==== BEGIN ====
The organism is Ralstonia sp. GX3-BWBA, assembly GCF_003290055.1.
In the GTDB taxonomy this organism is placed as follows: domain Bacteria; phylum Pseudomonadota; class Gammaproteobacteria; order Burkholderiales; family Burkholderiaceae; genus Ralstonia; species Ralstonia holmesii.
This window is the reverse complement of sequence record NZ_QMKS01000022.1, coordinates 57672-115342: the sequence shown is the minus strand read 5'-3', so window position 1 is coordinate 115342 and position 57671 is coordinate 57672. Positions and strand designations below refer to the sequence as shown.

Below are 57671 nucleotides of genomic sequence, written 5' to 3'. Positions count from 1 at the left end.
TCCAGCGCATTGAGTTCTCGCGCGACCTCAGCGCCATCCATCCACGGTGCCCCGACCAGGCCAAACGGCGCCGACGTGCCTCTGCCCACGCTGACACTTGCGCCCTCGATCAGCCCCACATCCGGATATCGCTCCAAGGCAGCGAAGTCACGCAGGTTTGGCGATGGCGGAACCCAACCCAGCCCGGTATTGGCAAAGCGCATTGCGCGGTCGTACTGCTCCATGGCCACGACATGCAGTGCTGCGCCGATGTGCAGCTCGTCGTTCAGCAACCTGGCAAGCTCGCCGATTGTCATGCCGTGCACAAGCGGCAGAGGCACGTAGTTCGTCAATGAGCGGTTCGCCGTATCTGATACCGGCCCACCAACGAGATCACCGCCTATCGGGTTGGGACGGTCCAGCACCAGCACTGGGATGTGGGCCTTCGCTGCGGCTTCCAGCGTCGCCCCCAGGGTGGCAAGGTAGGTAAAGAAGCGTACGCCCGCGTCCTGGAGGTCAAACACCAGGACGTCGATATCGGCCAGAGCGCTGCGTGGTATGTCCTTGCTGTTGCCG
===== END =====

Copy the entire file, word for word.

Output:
The organism is Ralstonia sp. GX3-BWBA, assembly GCF_003290055.1.
In the GTDB taxonomy this organism is placed as follows: domain Bacteria; phylum Pseudomonadota; class Gammaproteobacteria; order Burkholderiales; family Burkholderiaceae; genus Ralstonia; species Ralstonia holmesii.
This window is the reverse complement of sequence record NZ_QMKS01000022.1, coordinates 57672-115342: the sequence shown is the minus strand read 5'-3', so window position 1 is coordinate 115342 and position 57671 is coordinate 57672. Positions and strand designations below refer to the sequence as shown.

Below are 57671 nucleotides of genomic sequence, written 5' to 3'. Positions count from 1 at the left end.
TCCAGCGCATTGAGTTCTCGCGCGACCTCAGCGCCATCCATCCACGGTGCCCCGACCAGGCCAAACGGCGCCGACGTGCCTCTGCCCACGCTGACACTTGCGCCCTCGATCAGCCCCACATCCGGATATCGCTCCAAGGCAGCGAAGTCACGCAGGTTTGGCGATGGCGGAACCCAACCCAGCCCGGTATTGGCAAAGCGCATTGCGCGGTCGTACTGCTCCATGGCCACGACATGCAGTGCTGCGCCGATGTGCAGCTCGTCGTTCAGCAACCTGGCAAGCTCGCCGATTGTCATGCCGTGCACAAGCGGCAGAGGCACGTAGTTCGTCAATGAGCGGTTCGCCGTATCTGATACCGGCCCACCAACGAGATCACCGCCTATCGGGTTGGGACGGTCCAGCACCAGCACTGGGATGTGGGCCTTCGCTGCGGCTTCCAGCGTCGCCCCCAGGGTGGCAAGGTAGGTAAAGAAGCGTACGCCCGCGTCCTGGAGGTCAAACACCAGGACGTCGATATCGGCCAGAGCGCTGCGTGGTATGTCCTTGCTGTTGCCG